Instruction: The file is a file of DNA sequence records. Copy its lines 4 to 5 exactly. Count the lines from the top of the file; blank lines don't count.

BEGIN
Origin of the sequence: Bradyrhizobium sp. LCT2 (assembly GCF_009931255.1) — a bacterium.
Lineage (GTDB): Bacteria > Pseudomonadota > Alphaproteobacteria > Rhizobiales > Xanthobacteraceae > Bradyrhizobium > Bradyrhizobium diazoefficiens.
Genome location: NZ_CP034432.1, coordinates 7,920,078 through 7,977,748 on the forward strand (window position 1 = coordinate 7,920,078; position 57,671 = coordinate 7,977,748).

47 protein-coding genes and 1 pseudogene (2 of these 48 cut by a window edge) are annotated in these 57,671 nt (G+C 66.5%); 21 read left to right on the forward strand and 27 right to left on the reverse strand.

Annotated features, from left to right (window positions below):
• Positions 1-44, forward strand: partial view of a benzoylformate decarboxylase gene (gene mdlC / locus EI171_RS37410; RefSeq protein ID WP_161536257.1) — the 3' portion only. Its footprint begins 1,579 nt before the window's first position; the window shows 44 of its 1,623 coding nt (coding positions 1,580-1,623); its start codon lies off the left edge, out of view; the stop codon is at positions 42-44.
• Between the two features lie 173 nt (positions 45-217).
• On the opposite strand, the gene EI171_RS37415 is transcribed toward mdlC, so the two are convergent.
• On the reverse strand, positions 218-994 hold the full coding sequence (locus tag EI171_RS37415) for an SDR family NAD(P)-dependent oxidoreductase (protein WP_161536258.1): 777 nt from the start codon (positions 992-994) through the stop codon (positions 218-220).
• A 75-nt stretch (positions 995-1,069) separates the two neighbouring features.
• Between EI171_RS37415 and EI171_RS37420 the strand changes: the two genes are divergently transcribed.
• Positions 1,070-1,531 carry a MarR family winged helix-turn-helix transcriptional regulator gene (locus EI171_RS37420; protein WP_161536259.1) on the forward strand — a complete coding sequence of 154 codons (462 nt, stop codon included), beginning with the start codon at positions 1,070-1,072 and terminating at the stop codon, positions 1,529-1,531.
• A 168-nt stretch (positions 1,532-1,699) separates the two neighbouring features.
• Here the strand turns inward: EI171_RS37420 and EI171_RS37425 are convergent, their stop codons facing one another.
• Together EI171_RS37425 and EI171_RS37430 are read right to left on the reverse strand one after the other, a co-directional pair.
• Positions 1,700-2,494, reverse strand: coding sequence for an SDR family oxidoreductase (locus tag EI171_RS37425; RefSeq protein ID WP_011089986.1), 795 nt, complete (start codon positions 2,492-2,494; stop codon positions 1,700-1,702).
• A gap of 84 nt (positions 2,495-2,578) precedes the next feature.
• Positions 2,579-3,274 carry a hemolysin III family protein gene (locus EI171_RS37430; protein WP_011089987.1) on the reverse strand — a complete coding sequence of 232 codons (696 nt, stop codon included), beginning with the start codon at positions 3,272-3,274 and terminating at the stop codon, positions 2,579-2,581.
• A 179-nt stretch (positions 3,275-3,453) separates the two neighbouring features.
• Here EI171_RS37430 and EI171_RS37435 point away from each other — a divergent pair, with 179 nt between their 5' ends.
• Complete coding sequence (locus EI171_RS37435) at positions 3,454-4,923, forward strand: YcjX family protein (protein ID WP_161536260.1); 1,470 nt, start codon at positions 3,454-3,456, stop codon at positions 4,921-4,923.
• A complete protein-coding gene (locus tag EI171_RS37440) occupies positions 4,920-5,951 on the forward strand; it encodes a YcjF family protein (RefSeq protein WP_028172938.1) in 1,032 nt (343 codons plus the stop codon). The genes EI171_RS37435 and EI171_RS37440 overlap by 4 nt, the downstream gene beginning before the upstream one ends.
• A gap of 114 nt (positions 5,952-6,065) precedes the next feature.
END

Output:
47 protein-coding genes and 1 pseudogene (2 of these 48 cut by a window edge) are annotated in these 57,671 nt (G+C 66.5%); 21 read left to right on the forward strand and 27 right to left on the reverse strand.

Annotated features, from left to right (window positions below):